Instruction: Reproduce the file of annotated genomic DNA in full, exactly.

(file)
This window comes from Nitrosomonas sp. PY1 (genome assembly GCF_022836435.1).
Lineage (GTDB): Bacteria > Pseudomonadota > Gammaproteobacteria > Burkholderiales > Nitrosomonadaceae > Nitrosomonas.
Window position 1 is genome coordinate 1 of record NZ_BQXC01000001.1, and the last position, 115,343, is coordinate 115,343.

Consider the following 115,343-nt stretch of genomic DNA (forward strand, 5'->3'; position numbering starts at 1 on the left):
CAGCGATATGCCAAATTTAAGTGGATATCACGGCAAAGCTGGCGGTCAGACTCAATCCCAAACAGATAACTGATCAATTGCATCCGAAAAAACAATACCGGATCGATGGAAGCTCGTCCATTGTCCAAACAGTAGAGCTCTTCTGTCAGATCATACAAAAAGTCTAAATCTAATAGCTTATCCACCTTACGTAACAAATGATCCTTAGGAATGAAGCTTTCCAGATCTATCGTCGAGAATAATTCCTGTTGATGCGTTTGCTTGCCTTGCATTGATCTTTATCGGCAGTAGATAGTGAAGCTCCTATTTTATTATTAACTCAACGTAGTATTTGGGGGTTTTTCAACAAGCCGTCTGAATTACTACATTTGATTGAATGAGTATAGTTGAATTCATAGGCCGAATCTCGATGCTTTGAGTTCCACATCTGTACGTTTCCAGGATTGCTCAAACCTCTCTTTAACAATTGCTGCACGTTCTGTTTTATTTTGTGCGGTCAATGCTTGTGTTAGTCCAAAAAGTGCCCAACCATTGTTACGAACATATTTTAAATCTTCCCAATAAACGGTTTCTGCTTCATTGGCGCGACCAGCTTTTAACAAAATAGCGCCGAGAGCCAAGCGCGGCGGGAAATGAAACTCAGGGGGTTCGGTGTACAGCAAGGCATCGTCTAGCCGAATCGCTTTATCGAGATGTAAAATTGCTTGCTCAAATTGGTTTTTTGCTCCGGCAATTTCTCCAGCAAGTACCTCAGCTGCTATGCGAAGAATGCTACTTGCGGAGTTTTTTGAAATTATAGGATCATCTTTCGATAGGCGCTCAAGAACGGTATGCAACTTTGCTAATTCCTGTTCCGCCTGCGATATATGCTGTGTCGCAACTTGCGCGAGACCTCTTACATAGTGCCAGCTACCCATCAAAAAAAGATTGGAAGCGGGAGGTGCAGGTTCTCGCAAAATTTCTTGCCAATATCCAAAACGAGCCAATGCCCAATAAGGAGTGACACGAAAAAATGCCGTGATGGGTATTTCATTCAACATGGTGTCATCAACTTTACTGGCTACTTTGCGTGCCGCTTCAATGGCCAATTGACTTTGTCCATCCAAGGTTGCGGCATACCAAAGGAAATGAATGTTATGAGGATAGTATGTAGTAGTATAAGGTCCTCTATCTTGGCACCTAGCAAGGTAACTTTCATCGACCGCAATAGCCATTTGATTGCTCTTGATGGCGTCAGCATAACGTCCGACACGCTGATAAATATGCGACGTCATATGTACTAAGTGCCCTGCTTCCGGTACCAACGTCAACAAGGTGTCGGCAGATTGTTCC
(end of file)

This window comes from Nitrosomonas sp. PY1 (genome assembly GCF_022836435.1).
Lineage (GTDB): Bacteria > Pseudomonadota > Gammaproteobacteria > Burkholderiales > Nitrosomonadaceae > Nitrosomonas.
Window position 1 is genome coordinate 1 of record NZ_BQXC01000001.1, and the last position, 115,343, is coordinate 115,343.

Consider the following 115,343-nt stretch of genomic DNA (forward strand, 5'->3'; position numbering starts at 1 on the left):
CAGCGATATGCCAAATTTAAGTGGATATCACGGCAAAGCTGGCGGTCAGACTCAATCCCAAACAGATAACTGATCAATTGCATCCGAAAAAACAATACCGGATCGATGGAAGCTCGTCCATTGTCCAAACAGTAGAGCTCTTCTGTCAGATCATACAAAAAGTCTAAATCTAATAGCTTATCCACCTTACGTAACAAATGATCCTTAGGAATGAAGCTTTCCAGATCTATCGTCGAGAATAATTCCTGTTGATGCGTTTGCTTGCCTTGCATTGATCTTTATCGGCAGTAGATAGTGAAGCTCCTATTTTATTATTAACTCAACGTAGTATTTGGGGGTTTTTCAACAAGCCGTCTGAATTACTACATTTGATTGAATGAGTATAGTTGAATTCATAGGCCGAATCTCGATGCTTTGAGTTCCACATCTGTACGTTTCCAGGATTGCTCAAACCTCTCTTTAACAATTGCTGCACGTTCTGTTTTATTTTGTGCGGTCAATGCTTGTGTTAGTCCAAAAAGTGCCCAACCATTGTTACGAACATATTTTAAATCTTCCCAATAAACGGTTTCTGCTTCATTGGCGCGACCAGCTTTTAACAAAATAGCGCCGAGAGCCAAGCGCGGCGGGAAATGAAACTCAGGGGGTTCGGTGTACAGCAAGGCATCGTCTAGCCGAATCGCTTTATCGAGATGTAAAATTGCTTGCTCAAATTGGTTTTTTGCTCCGGCAATTTCTCCAGCAAGTACCTCAGCTGCTATGCGAAGAATGCTACTTGCGGAGTTTTTTGAAATTATAGGATCATCTTTCGATAGGCGCTCAAGAACGGTATGCAACTTTGCTAATTCCTGTTCCGCCTGCGATATATGCTGTGTCGCAACTTGCGCGAGACCTCTTACATAGTGCCAGCTACCCATCAAAAAAAGATTGGAAGCGGGAGGTGCAGGTTCTCGCAAAATTTCTTGCCAATATCCAAAACGAGCCAATGCCCAATAAGGAGTGACACGAAAAAATGCCGTGATGGGTATTTCATTCAACATGGTGTCATCAACTTTACTGGCTACTTTGCGTGCCGCTTCAATGGCCAATTGACTTTGTCCATCCAAGGTTGCGGCATACCAAAGGAAATGAATGTTATGAGGATAGTATGTAGTAGTATAAGGTCCTCTATCTTGGCACCTAGCAAGGTAACTTTCATCGACCGCAATAGCCATTTGATTGCTCTTGATGGCGTCAGCATAACGTCCGACACGCTGATAAATATGCGACGTCATATGTACTAAGTGCCCTGCTTCCGGTACCAACGTCAACAAGGTGTCGGCAGATTGTTCC